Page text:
I feel like I can definitely see the ways in which Graphic Medicine and Hatfield speak to each other. Just as graphic medicine rejects the objective-case-study “universal patient” and embraces the unique subjectivity of individuals, so does Hatfield embrace the subjective experience of individual trans people. There is neither a “universal patient” nor a “universal trans person,” so efforts to document the experiences of these populations (or any population) in an objective manner inevitably erase facets of truth.
I think Hatfield’s argument to merge the library with the people it serves is a really fascinating and potentially very beneficial idea. My one concern is that real-life meetings and forums are inevitably, inherently different from communities that form online. For starters, will people want to attend a meeting at their local library at eight-o’clock on a Thursday, leaving their own warm homes and driving maybe thirty minutes in the dark? The Internet does not require us to put on clothes or leave our homes. It also provides relative anonymity and allows us to duck out of a conversation at any time without anyone noticing. Time, in fact, works differently on the Internet – there is no such thing as an awkward silence, a gap of time that we feel we must fill with conversation. We can easily converse with someone who is not present right now, but who happens to see our post or comment later. People can contribute from anywhere in the world, and thus the community forms without geographic limitations.
Because of these differences, creating a participatory community at a library or archive will inherently be a different animal from creating such a community on the web. Envision for a moment the small, classroom-esque library room, fluorescently lit and a little chilly, with a circle of wooden, straight-backed chairs. Everyone has dragged themselves out their door uncertain who else would be here. Someone coughs.
This is a different environment from the Internet. Hugely. It is local, it is personal, it is face-to-face, and it is grounded in time. I wonder if it is possible for the unreserved sharing of personal details that we see on the Internet to occur in a setting like this. For instance, the author of “I Do Not Have an Eating Disorder,” who struggled over whether to publish several pages of her comic, would likely not have done so if she were confronted with a half-circle of faces, waiting expectantly to hear her story.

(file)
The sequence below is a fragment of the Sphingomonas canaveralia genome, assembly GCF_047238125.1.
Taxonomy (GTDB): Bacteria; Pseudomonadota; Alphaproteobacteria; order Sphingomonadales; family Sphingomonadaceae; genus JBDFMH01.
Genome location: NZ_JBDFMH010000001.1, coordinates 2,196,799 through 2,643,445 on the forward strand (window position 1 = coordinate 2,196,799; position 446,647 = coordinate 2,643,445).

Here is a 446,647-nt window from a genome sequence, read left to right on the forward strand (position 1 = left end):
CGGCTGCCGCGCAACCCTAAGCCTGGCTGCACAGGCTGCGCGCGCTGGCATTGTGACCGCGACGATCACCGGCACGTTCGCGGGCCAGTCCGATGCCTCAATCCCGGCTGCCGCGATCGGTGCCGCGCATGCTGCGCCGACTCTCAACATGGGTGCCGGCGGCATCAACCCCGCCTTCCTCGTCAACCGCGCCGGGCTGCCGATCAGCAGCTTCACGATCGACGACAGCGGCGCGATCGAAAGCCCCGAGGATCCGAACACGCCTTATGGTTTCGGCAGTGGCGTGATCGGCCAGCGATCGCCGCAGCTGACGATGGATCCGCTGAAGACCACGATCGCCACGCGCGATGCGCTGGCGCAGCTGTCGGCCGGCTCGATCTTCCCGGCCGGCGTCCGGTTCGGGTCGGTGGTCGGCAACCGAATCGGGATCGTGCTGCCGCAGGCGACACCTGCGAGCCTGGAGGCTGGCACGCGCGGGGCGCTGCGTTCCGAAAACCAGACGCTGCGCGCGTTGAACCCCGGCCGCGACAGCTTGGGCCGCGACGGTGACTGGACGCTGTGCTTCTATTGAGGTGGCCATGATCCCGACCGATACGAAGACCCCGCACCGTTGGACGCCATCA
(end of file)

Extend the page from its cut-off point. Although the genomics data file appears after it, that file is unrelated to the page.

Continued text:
I think the medium is the key here. Graphic medicine empowers patients not just by welcoming their comments and opinions, but by inviting them to draw comics. Patients contribute to the archive of information on their illness and patient experience by producing comics themselves. This, I suspect, is a superior medium to the verbal-exchange forum proposed by Hatfield. Conversation requires us to hurry – we have to collect our thoughts to match the rhythm of the conversation. If someone talks too much, others can’t speak; if you don’t speak up fast enough, someone has already taken the stage. What if trans people were invited to add their stories to library archives through comics? Or, short stories or poetry or memoirs – whatever their choice of medium. This at least enables each individual to collect their thoughts in the privacy of their own lives, and share what they ultimately want to share. It would be interesting to formulate a system by which library readers could then comment upon the materials contributors had submitted, creating a kind of community that more closely resembles what we would find online.
Favorite Ayssa comic: